Wednesday, October 31, 2018

Stopping the Caravan

REUTERS/Ueslei Marcelino
Can we stop the caravan?
As Rod Dreher notes, the sight of thousands of Central Americans making their way en masse to the United States forces us to ask: “How far would we go to defend the sovereignty of our nations from invaders who want to cross our borders not with weapons to conquer, but nevertheless to settle here?”
The president’s threat to deploy the military to the border to stop the caravan conjures images of gunning down unarmed border infiltrators. This is precisely the kind of confrontation that some of the radicals cheering the caravan would love to see.
But this isn’t a military problem. It’s a law-enforcement problem, and one that ordinary civilian law enforcement can solve if provided with the right tools — which it does not have right now. The current rules regarding asylum and the treatment of alien minors, and the inadequate level of funding for detention of people applying for asylum (to make sure they can’t run off when their cases are rejected), effectively force immigration authorities into a catch-and-release policy, where aliens crossing the border are given a court date and then let go. This is a powerful incentive for more people to follow.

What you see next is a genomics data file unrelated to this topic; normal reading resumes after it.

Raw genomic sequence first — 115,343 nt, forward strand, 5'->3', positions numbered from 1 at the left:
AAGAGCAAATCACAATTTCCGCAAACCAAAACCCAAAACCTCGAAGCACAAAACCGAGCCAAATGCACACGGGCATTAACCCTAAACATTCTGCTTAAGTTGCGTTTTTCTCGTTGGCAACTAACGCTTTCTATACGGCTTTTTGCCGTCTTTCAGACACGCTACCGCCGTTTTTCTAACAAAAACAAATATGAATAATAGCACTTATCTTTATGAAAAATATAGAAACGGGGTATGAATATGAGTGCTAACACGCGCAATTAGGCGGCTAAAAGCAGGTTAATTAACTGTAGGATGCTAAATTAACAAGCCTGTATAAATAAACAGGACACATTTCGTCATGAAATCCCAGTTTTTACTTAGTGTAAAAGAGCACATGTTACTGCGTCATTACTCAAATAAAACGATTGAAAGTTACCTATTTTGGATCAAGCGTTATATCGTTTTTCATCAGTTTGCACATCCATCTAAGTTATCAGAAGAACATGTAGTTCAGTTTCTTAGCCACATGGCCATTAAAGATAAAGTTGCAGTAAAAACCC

The incentive is so powerful that the current caravan is just the most photogenic part of the problem; fiscal-year 2018 statistics show that a slow-motion caravan confronts the border every day, with a daily average in September of more than 500 illegal aliens traveling in family units apprehended on the border (and soon released). Many others walk up to an immigration inspector at a legal crossing point on the Mexican border (“port of entry” is the technical term) and simply utter the magic word “asylum” and get in.
What to do?
Read the rest from Mark Krikorian HERE.

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